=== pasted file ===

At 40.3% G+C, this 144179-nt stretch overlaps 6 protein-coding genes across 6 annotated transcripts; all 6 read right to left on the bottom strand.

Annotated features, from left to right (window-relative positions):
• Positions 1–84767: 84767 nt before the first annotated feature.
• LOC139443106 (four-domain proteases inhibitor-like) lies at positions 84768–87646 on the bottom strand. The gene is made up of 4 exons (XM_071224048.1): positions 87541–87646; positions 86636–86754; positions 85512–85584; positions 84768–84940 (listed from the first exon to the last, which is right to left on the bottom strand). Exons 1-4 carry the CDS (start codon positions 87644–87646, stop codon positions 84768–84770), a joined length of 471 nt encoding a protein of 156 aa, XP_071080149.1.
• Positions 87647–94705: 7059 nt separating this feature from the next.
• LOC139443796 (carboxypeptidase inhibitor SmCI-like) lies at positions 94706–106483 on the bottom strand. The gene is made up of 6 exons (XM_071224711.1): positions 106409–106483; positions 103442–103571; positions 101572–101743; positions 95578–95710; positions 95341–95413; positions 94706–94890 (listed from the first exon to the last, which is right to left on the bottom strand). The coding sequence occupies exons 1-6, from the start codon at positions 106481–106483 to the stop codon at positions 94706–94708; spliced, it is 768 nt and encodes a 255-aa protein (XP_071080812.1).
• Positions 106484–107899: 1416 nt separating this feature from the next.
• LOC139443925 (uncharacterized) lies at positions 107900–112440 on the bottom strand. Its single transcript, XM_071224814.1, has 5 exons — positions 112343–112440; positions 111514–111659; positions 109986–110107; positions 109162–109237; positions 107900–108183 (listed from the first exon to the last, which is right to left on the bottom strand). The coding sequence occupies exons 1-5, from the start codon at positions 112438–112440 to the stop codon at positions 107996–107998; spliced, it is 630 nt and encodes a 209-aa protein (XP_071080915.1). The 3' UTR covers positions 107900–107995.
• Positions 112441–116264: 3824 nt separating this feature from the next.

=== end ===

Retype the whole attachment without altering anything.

At 40.3% G+C, this 144179-nt stretch overlaps 6 protein-coding genes across 6 annotated transcripts; all 6 read right to left on the bottom strand.

Annotated features, from left to right (window-relative positions):
• Positions 1–84767: 84767 nt before the first annotated feature.
• LOC139443106 (four-domain proteases inhibitor-like) lies at positions 84768–87646 on the bottom strand. The gene is made up of 4 exons (XM_071224048.1): positions 87541–87646; positions 86636–86754; positions 85512–85584; positions 84768–84940 (listed from the first exon to the last, which is right to left on the bottom strand). Exons 1-4 carry the CDS (start codon positions 87644–87646, stop codon positions 84768–84770), a joined length of 471 nt encoding a protein of 156 aa, XP_071080149.1.
• Positions 87647–94705: 7059 nt separating this feature from the next.
• LOC139443796 (carboxypeptidase inhibitor SmCI-like) lies at positions 94706–106483 on the bottom strand. The gene is made up of 6 exons (XM_071224711.1): positions 106409–106483; positions 103442–103571; positions 101572–101743; positions 95578–95710; positions 95341–95413; positions 94706–94890 (listed from the first exon to the last, which is right to left on the bottom strand). The coding sequence occupies exons 1-6, from the start codon at positions 106481–106483 to the stop codon at positions 94706–94708; spliced, it is 768 nt and encodes a 255-aa protein (XP_071080812.1).
• Positions 106484–107899: 1416 nt separating this feature from the next.
• LOC139443925 (uncharacterized) lies at positions 107900–112440 on the bottom strand. Its single transcript, XM_071224814.1, has 5 exons — positions 112343–112440; positions 111514–111659; positions 109986–110107; positions 109162–109237; positions 107900–108183 (listed from the first exon to the last, which is right to left on the bottom strand). The coding sequence occupies exons 1-5, from the start codon at positions 112438–112440 to the stop codon at positions 107996–107998; spliced, it is 630 nt and encodes a 209-aa protein (XP_071080915.1). The 3' UTR covers positions 107900–107995.
• Positions 112441–116264: 3824 nt separating this feature from the next.